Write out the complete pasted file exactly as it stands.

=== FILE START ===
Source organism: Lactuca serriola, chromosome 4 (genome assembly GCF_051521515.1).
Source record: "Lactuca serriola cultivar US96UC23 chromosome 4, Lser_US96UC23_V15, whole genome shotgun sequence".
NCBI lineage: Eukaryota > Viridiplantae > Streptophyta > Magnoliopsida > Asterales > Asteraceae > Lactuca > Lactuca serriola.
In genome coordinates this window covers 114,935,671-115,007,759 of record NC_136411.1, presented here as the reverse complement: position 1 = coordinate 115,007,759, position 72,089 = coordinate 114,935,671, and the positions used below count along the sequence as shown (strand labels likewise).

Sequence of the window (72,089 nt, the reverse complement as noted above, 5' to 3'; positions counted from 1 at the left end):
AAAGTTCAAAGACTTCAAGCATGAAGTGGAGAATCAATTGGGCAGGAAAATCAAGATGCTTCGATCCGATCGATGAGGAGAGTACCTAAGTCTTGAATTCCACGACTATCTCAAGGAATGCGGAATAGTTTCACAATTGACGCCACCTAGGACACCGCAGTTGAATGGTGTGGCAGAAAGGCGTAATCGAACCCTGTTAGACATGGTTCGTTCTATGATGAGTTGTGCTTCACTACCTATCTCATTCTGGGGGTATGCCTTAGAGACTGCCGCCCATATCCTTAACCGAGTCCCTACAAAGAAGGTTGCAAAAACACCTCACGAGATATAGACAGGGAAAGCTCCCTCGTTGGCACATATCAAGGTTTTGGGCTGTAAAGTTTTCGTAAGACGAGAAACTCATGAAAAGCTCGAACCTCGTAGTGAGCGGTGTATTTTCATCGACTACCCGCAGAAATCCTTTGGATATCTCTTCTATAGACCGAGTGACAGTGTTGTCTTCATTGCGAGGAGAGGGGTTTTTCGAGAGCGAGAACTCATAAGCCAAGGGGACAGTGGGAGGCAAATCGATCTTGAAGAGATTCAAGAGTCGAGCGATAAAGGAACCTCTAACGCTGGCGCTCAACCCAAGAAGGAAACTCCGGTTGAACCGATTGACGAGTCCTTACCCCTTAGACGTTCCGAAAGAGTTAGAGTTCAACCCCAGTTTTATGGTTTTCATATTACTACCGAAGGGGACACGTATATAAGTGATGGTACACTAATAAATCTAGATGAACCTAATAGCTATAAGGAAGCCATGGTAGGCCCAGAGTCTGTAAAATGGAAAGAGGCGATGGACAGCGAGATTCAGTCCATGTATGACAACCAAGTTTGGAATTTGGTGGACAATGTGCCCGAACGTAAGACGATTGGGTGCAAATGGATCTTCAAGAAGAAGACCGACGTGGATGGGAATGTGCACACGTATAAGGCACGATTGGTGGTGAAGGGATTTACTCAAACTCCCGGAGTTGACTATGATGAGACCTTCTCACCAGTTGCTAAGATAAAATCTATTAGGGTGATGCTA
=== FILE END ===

Source organism: Lactuca serriola, chromosome 4 (genome assembly GCF_051521515.1).
Source record: "Lactuca serriola cultivar US96UC23 chromosome 4, Lser_US96UC23_V15, whole genome shotgun sequence".
NCBI lineage: Eukaryota > Viridiplantae > Streptophyta > Magnoliopsida > Asterales > Asteraceae > Lactuca > Lactuca serriola.
In genome coordinates this window covers 114,935,671-115,007,759 of record NC_136411.1, presented here as the reverse complement: position 1 = coordinate 115,007,759, position 72,089 = coordinate 114,935,671, and the positions used below count along the sequence as shown (strand labels likewise).

Sequence of the window (72,089 nt, the reverse complement as noted above, 5' to 3'; positions counted from 1 at the left end):
AAAGTTCAAAGACTTCAAGCATGAAGTGGAGAATCAATTGGGCAGGAAAATCAAGATGCTTCGATCCGATCGATGAGGAGAGTACCTAAGTCTTGAATTCCACGACTATCTCAAGGAATGCGGAATAGTTTCACAATTGACGCCACCTAGGACACCGCAGTTGAATGGTGTGGCAGAAAGGCGTAATCGAACCCTGTTAGACATGGTTCGTTCTATGATGAGTTGTGCTTCACTACCTATCTCATTCTGGGGGTATGCCTTAGAGACTGCCGCCCATATCCTTAACCGAGTCCCTACAAAGAAGGTTGCAAAAACACCTCACGAGATATAGACAGGGAAAGCTCCCTCGTTGGCACATATCAAGGTTTTGGGCTGTAAAGTTTTCGTAAGACGAGAAACTCATGAAAAGCTCGAACCTCGTAGTGAGCGGTGTATTTTCATCGACTACCCGCAGAAATCCTTTGGATATCTCTTCTATAGACCGAGTGACAGTGTTGTCTTCATTGCGAGGAGAGGGGTTTTTCGAGAGCGAGAACTCATAAGCCAAGGGGACAGTGGGAGGCAAATCGATCTTGAAGAGATTCAAGAGTCGAGCGATAAAGGAACCTCTAACGCTGGCGCTCAACCCAAGAAGGAAACTCCGGTTGAACCGATTGACGAGTCCTTACCCCTTAGACGTTCCGAAAGAGTTAGAGTTCAACCCCAGTTTTATGGTTTTCATATTACTACCGAAGGGGACACGTATATAAGTGATGGTACACTAATAAATCTAGATGAACCTAATAGCTATAAGGAAGCCATGGTAGGCCCAGAGTCTGTAAAATGGAAAGAGGCGATGGACAGCGAGATTCAGTCCATGTATGACAACCAAGTTTGGAATTTGGTGGACAATGTGCCCGAACGTAAGACGATTGGGTGCAAATGGATCTTCAAGAAGAAGACCGACGTGGATGGGAATGTGCACACGTATAAGGCACGATTGGTGGTGAAGGGATTTACTCAAACTCCCGGAGTTGACTATGATGAGACCTTCTCACCAGTTGCTAAGATAAAATCTATTAGGGTGATGCTA